"Market overview and outlook
U.S. stocks traded in a tight range during the second quarter, with the major indexes ending largely unchanged. The large cap S&P 500 Index gained 0.28% for the quarter, the small cap Russell 2000 Index added 0.42%, while the broad market Russell 3000 Index gained 0.14%.
Volatility remained low as investors awaited a clear signal from the Federal Reserve on when it will commence raising short-term interest rates. The S&P 500 sustained its longest stretch without a 2% daily move up or down since 2007. That more than six-month stint was snapped on June 29 when the index fell 2.09% following the breakdown of talks between Greece and its creditors. The sharp drop – the largest for the S&P 500 since April 2014 – pared gains for most equity benchmarks.
As with stocks, the U.S. economy continued its slow march forward through the second quarter. Employment continued to lead the way, with payrolls increasing by an average of 221,000 per month, and the unemployment rate declining to 5.3%, its lowest level since April 2008. Final revisions to first-quarter GDP showed that the economy contracted by 0.2%, an improvement over an earlier reading, which suggested that the winter slowdown in growth could be temporary. Consumer spending and new and existing home sales showed healthy improvement in May, while consumer confidence bounced back late in the quarter. Offsetting those gains were disappointing reports on industrial production.
The mixed economic picture combined with continued strength in the U.S. dollar caused the Federal Reserve to maintain its cautious stance on rates. Fed Chair Janet Yellen asserted in June that the committee still needs to see further improvement in labor markets, wages and inflation before tightening monetary policy.
Given uncertainty in other parts of the global economy, we believe owning U.S.-centric companies is the best approach in the current environment. The portfolio’s media holdings were among the best performers for the quarter due to business models and attractive programming assets that have less sensitivity to global demand drivers. Our health care positions also continued to perform due to leading market positions, innovative therapies and strong balance sheets that make them less susceptible to cyclical factors.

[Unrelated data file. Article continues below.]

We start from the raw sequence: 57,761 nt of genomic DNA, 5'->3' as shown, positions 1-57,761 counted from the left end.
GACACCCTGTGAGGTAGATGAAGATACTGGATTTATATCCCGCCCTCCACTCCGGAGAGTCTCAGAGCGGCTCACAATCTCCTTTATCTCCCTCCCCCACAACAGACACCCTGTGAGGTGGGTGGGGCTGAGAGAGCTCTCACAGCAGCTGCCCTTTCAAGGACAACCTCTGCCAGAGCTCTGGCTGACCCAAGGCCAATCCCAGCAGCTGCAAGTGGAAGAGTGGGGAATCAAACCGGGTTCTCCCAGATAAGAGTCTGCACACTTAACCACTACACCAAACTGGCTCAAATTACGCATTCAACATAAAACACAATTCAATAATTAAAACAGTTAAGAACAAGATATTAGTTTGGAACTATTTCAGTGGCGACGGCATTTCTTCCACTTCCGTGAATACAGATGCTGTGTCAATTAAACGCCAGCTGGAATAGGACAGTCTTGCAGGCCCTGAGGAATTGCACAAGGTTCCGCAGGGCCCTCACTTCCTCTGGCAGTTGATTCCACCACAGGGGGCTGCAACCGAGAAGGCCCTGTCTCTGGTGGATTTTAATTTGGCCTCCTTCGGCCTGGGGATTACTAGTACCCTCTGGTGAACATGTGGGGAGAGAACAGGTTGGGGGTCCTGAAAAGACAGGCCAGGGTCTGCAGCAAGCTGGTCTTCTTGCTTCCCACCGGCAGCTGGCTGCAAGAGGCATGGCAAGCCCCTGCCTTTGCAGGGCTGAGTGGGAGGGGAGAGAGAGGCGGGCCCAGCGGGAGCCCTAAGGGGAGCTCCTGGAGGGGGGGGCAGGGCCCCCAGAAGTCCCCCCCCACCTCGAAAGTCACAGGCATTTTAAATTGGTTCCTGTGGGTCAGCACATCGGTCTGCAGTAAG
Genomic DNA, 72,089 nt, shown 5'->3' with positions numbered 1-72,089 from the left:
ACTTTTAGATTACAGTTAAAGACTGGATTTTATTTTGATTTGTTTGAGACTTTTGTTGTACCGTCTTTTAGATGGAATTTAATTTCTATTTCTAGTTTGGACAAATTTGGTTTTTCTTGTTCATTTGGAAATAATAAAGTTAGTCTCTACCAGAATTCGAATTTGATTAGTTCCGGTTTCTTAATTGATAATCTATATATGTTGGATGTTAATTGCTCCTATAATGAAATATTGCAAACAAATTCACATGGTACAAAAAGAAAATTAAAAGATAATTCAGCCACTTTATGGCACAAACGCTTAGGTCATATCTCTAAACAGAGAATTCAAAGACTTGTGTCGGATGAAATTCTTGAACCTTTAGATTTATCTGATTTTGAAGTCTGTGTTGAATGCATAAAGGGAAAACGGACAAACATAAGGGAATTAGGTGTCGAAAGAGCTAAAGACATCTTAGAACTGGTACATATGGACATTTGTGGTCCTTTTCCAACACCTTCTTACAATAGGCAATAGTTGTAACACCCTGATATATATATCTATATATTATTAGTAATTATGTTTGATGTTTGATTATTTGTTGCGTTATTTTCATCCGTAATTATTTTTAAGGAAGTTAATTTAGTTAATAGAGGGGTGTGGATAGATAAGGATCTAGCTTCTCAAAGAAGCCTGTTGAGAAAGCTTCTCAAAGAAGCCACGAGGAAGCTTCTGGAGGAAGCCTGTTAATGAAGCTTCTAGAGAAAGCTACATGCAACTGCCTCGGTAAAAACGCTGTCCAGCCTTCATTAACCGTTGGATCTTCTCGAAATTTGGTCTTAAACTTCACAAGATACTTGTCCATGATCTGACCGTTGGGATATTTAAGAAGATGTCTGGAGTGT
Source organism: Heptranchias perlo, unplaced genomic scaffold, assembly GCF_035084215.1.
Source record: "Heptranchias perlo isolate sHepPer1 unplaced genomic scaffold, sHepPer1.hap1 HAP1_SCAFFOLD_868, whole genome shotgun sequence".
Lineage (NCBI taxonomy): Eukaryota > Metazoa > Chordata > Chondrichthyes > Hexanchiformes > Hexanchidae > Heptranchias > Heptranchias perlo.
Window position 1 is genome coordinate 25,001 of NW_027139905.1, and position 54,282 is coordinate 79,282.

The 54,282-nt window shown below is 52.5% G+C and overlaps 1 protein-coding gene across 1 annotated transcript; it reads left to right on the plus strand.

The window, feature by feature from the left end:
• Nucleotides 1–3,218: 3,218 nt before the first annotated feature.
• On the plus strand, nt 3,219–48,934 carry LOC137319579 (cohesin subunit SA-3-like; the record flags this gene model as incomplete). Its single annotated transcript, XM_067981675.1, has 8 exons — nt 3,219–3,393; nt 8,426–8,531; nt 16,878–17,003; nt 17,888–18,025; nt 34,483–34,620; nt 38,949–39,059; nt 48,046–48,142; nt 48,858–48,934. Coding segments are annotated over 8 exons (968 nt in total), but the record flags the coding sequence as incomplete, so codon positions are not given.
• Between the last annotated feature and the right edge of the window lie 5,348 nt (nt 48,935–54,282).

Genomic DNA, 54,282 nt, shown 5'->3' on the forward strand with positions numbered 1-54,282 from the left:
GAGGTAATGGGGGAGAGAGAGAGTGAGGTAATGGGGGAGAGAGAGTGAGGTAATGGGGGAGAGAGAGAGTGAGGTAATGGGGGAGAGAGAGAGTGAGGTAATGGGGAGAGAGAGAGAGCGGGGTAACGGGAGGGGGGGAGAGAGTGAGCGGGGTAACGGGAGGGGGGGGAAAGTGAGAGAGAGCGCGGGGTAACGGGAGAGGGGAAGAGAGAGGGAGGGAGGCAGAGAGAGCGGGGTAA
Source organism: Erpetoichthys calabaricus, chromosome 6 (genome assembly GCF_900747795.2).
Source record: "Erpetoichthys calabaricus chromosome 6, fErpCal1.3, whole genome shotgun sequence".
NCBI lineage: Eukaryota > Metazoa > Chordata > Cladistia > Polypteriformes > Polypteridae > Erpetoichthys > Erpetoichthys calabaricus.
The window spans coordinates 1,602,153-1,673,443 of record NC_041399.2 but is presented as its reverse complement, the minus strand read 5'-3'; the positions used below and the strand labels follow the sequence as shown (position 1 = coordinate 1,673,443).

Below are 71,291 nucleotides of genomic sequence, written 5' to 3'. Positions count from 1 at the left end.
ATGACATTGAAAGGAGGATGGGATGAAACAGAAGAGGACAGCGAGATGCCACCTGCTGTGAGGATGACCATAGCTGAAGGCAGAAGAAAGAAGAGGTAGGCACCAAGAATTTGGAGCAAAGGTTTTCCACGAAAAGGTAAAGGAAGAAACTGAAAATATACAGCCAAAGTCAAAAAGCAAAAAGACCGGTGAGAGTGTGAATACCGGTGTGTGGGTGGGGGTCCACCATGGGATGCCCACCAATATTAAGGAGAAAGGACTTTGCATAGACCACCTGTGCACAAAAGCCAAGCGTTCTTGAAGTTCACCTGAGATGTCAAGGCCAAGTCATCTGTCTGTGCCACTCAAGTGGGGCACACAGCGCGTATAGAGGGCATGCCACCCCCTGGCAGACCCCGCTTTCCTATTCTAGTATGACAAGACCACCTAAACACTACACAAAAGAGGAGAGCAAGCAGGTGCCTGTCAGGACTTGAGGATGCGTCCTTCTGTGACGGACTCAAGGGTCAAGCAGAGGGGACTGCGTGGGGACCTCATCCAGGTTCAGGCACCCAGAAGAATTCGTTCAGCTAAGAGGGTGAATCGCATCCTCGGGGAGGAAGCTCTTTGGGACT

As we have mentioned in previous commentaries, our preference for quality companies at compelling valuation levels and with long-term organic growth opportunities is shared by activist investors and corporate acquirers. Over time, this has led a number of our portfolio holdings to become the target of takeovers. Industry consolidation had a beneficial impact during the quarter on Broadcom, in the information technology sector, and Pall Corp., in the industrials sector. In addition, activists announced stakes in portfolio holdings in the technology and industrials sectors. Our media holdings also benefited from the increased likelihood of consolidation following the failure of the Comcast/Time Warner Cable merger. Health care stocks continue to enjoy a tailwind from M&A activity, and we expect to see similarly accretive deals occur in the energy sector as larger players take advantage of lower commodity prices to reposition their businesses." To review the full report and charts, please download below.